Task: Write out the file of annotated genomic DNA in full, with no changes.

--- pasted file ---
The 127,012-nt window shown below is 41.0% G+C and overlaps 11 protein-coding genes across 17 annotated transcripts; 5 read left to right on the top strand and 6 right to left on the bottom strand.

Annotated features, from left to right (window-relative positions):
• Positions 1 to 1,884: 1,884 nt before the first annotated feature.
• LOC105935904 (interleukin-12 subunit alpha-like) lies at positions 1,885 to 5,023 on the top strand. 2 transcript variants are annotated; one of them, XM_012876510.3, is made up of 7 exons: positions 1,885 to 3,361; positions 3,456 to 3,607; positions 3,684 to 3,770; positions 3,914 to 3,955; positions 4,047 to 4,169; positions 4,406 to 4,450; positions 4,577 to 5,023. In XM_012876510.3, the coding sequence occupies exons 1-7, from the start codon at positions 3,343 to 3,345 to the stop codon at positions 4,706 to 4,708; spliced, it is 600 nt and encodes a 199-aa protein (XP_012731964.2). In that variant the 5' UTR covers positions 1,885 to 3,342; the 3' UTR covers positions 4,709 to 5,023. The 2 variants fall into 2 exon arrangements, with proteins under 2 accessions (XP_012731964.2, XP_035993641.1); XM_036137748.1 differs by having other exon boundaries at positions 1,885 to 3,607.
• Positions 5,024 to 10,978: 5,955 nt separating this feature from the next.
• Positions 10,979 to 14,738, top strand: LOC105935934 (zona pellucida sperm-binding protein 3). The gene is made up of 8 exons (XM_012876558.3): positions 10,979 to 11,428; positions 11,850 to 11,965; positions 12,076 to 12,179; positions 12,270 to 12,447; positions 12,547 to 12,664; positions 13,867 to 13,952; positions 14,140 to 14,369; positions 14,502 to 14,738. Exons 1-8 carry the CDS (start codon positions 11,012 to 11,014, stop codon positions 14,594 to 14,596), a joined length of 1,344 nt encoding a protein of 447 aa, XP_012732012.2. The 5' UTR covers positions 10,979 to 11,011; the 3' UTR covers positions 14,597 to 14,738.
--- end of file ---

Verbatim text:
The 127,012-nt window shown below is 41.0% G+C and overlaps 11 protein-coding genes across 17 annotated transcripts; 5 read left to right on the top strand and 6 right to left on the bottom strand.

Annotated features, from left to right (window-relative positions):
• Positions 1 to 1,884: 1,884 nt before the first annotated feature.
• LOC105935904 (interleukin-12 subunit alpha-like) lies at positions 1,885 to 5,023 on the top strand. 2 transcript variants are annotated; one of them, XM_012876510.3, is made up of 7 exons: positions 1,885 to 3,361; positions 3,456 to 3,607; positions 3,684 to 3,770; positions 3,914 to 3,955; positions 4,047 to 4,169; positions 4,406 to 4,450; positions 4,577 to 5,023. In XM_012876510.3, the coding sequence occupies exons 1-7, from the start codon at positions 3,343 to 3,345 to the stop codon at positions 4,706 to 4,708; spliced, it is 600 nt and encodes a 199-aa protein (XP_012731964.2). In that variant the 5' UTR covers positions 1,885 to 3,342; the 3' UTR covers positions 4,709 to 5,023. The 2 variants fall into 2 exon arrangements, with proteins under 2 accessions (XP_012731964.2, XP_035993641.1); XM_036137748.1 differs by having other exon boundaries at positions 1,885 to 3,607.
• Positions 5,024 to 10,978: 5,955 nt separating this feature from the next.
• Positions 10,979 to 14,738, top strand: LOC105935934 (zona pellucida sperm-binding protein 3). The gene is made up of 8 exons (XM_012876558.3): positions 10,979 to 11,428; positions 11,850 to 11,965; positions 12,076 to 12,179; positions 12,270 to 12,447; positions 12,547 to 12,664; positions 13,867 to 13,952; positions 14,140 to 14,369; positions 14,502 to 14,738. Exons 1-8 carry the CDS (start codon positions 11,012 to 11,014, stop codon positions 14,594 to 14,596), a joined length of 1,344 nt encoding a protein of 447 aa, XP_012732012.2. The 5' UTR covers positions 10,979 to 11,011; the 3' UTR covers positions 14,597 to 14,738.